Once the cucumber guy left, I did as I was told. I got in (completely naked, if you’re wondering), and closed the lid for the full effect.

Inside the Sensory Deprivation Tank

Dropping back into the water, I worked to fully relax my neck—placing my head back and chin up—rather than “crunch” my neck with my chin toward my chest. It was definitely counterintuitive, but eventually, I eased into the fact that I truly was too buoyant to sink.

Now resting comfortably, the water came up within a centimeter or two from the corners of my eyes. That’s when things went awry. I tried to scratch an itch by one eye, not thinking about the fact that Epsom salt does not feel good in your eyeballs. Half-blinded and wincing, I opened the pod, sat up to reach the spray bottle on the shelf next to the pod, and sprayed clean water in my eye. I repeated that process about four more times before the discomfort fully subsided.

Eventually, I was able to get into my float. The longer I was in the water, the less I felt it. I had known that the pod was designed to maintain a water temperature of about 93 or 94—the equivalent of the average person’s skin temp—but it still was pretty bizarre when I couldn’t tell if the back of my hands were fully underwater or floating on top. I opened my eyes to settle the dispute, but I couldn’t see anything.

I spent some time playing with the whole no-light experience. I shut my eyes and opened them again to see if I could see any difference. I tried to look “through” the darkness, since I had heard some people likened sensory deprivation to an acid trip. (People hallucinate when they are on acid, right?) I eventually saw neon outlines of moving shapes. But it might have been a placebo.

Then I got bored about 45 minutes into it. What my time up yet? I tried to relax, but doing nothing started to make me feel anxious. Deep breaths. I had carved out a full hour in my schedule to this; there was no reason to rush.

I started to hear something. What am I hallucinating again? After about 30 seconds or so, the under-water acoustics from the music got loud enough that I knew I wasn’t making it up. The hour was up.

Benefits of Flotation Therapy

As I showered all the Epsom salt off and got dressed, it became clear that I was actually relaxed. I felt refreshed, but my limbs were heavy. It was a weird combination of peppy and groggy.

When I walked past the meditation room on my way out, I decided to go inside. I sat down on the cushions covering the floor of the tiny, exposed-brick room. I leafed through Soul Pancake. I ruminated over his prompts: “How do our minds affect our health?” “List the five risks you haven’t had the guts to take yet.”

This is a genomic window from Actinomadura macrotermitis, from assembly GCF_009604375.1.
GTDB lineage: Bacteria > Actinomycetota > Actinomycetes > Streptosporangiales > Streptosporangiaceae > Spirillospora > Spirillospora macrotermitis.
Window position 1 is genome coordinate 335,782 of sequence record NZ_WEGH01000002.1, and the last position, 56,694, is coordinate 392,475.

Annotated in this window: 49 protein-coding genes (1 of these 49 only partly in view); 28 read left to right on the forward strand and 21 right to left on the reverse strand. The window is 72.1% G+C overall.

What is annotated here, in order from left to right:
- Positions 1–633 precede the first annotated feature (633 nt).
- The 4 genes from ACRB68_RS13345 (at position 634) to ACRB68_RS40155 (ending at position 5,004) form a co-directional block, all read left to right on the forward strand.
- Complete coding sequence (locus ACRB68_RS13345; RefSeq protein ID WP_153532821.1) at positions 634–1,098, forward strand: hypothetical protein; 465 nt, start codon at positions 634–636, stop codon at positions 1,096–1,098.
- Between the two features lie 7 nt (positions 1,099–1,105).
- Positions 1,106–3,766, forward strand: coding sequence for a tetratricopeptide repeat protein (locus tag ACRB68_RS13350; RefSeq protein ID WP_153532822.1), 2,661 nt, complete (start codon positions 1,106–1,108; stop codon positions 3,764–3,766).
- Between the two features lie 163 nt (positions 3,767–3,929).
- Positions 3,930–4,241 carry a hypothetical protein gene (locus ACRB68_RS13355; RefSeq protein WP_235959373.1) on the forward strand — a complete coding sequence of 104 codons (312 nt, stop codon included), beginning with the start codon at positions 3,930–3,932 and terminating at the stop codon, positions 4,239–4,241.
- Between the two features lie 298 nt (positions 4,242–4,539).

The chilled-out effect lasted for a handful of hours. After all, once I slowly meandered my way home, totally relaxed and not thinking about anything, I sat down at my desk to work. “Oh, yeah, deadlines,” I thought. Stress was back in session.

A couple of weeks later, I went for my second float. The cucumber guy and psychologists I had talked to said it took practice to really get good at flotation therapy.

Just the second time around, though, I found it easier to relax, and the time definitely went by faster than it had during my first float. I spoke with M. Ellis Jaruzel, Psy.D., cofounder and chief research officer at Therapy.Live about my overloaded mind, and he recommended anchoring my attention to something internal, like my breath.

By my third session, it only took (what I can only assume was) a few minutes for my mind to peace out. I’m sure I hadn’t fallen asleep, but the music was suddenly playing. Where had the hour gone?

I’m now about half a dozen sessions in after about 10 weeks and the post-float feel-good vibes definitely last longer than they used to. For several days afterward, it seems like the volume is turned down just slightly on my mind. I’m able to fall asleep without quite as much tossing and turning—and if I wake up in the middle of the night, I’m able to get back to sleep without restarting Netflix.

Since starting flotation therapy, I’ve been able to perform my first unassisted set of pull-ups and am able to get through my winter treadmill workouts without cutting them short because of boredom. Less stress and better sleep can only move the needle in the fit direction, right?

In the end, I don’t feel like flotation is a turn-your-health-upside-down sort of experience, but it’s definitely one of many tools that can be a valuable addition to any person’s healthy-living toolbox. I’m glad that I’m slowly learning how to just beand dropping in a float tank is something I plan on sticking with over the long term.

And maybe someday I’ll be able to run without music in my ears.